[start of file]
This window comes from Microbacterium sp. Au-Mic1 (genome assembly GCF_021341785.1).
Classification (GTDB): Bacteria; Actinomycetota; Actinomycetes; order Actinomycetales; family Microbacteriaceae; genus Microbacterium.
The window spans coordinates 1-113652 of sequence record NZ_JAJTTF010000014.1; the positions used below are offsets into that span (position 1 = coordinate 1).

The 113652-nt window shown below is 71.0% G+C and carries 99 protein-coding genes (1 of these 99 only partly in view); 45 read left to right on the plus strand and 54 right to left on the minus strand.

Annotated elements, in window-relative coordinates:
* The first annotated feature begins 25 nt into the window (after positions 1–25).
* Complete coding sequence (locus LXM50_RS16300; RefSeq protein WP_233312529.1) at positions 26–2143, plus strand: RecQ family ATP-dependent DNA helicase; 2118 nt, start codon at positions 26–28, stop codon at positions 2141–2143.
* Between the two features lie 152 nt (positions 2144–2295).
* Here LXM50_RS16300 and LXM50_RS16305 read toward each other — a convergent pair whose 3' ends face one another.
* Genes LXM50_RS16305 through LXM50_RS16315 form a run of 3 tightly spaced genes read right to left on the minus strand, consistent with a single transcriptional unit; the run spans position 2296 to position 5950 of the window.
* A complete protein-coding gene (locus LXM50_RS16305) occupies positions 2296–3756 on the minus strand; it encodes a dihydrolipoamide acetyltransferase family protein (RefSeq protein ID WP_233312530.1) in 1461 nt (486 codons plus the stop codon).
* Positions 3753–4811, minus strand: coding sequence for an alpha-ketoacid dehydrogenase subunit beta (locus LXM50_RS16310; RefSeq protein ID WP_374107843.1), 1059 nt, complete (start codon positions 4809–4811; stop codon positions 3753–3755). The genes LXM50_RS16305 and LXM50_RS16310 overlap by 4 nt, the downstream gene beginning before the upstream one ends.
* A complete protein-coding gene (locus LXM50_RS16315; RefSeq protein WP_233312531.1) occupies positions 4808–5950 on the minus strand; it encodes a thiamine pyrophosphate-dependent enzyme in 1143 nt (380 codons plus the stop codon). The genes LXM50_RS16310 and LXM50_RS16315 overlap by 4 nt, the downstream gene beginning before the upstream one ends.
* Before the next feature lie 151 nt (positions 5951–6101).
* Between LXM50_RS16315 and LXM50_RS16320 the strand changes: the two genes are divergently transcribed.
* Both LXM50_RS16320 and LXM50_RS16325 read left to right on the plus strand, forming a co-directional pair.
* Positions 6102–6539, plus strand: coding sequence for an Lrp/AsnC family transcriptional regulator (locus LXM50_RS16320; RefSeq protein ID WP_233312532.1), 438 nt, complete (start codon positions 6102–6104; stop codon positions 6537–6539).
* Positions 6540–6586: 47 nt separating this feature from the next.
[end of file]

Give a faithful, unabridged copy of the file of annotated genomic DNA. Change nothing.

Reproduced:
This window comes from Microbacterium sp. Au-Mic1 (genome assembly GCF_021341785.1).
Classification (GTDB): Bacteria; Actinomycetota; Actinomycetes; order Actinomycetales; family Microbacteriaceae; genus Microbacterium.
The window spans coordinates 1-113652 of sequence record NZ_JAJTTF010000014.1; the positions used below are offsets into that span (position 1 = coordinate 1).

The 113652-nt window shown below is 71.0% G+C and carries 99 protein-coding genes (1 of these 99 only partly in view); 45 read left to right on the plus strand and 54 right to left on the minus strand.

Annotated elements, in window-relative coordinates:
* The first annotated feature begins 25 nt into the window (after positions 1–25).
* Complete coding sequence (locus LXM50_RS16300; RefSeq protein WP_233312529.1) at positions 26–2143, plus strand: RecQ family ATP-dependent DNA helicase; 2118 nt, start codon at positions 26–28, stop codon at positions 2141–2143.
* Between the two features lie 152 nt (positions 2144–2295).
* Here LXM50_RS16300 and LXM50_RS16305 read toward each other — a convergent pair whose 3' ends face one another.
* Genes LXM50_RS16305 through LXM50_RS16315 form a run of 3 tightly spaced genes read right to left on the minus strand, consistent with a single transcriptional unit; the run spans position 2296 to position 5950 of the window.
* A complete protein-coding gene (locus LXM50_RS16305) occupies positions 2296–3756 on the minus strand; it encodes a dihydrolipoamide acetyltransferase family protein (RefSeq protein ID WP_233312530.1) in 1461 nt (486 codons plus the stop codon).
* Positions 3753–4811, minus strand: coding sequence for an alpha-ketoacid dehydrogenase subunit beta (locus LXM50_RS16310; RefSeq protein ID WP_374107843.1), 1059 nt, complete (start codon positions 4809–4811; stop codon positions 3753–3755). The genes LXM50_RS16305 and LXM50_RS16310 overlap by 4 nt, the downstream gene beginning before the upstream one ends.
* A complete protein-coding gene (locus LXM50_RS16315; RefSeq protein WP_233312531.1) occupies positions 4808–5950 on the minus strand; it encodes a thiamine pyrophosphate-dependent enzyme in 1143 nt (380 codons plus the stop codon). The genes LXM50_RS16310 and LXM50_RS16315 overlap by 4 nt, the downstream gene beginning before the upstream one ends.
* Before the next feature lie 151 nt (positions 5951–6101).
* Between LXM50_RS16315 and LXM50_RS16320 the strand changes: the two genes are divergently transcribed.
* Both LXM50_RS16320 and LXM50_RS16325 read left to right on the plus strand, forming a co-directional pair.
* Positions 6102–6539, plus strand: coding sequence for an Lrp/AsnC family transcriptional regulator (locus LXM50_RS16320; RefSeq protein ID WP_233312532.1), 438 nt, complete (start codon positions 6102–6104; stop codon positions 6537–6539).
* Positions 6540–6586: 47 nt separating this feature from the next.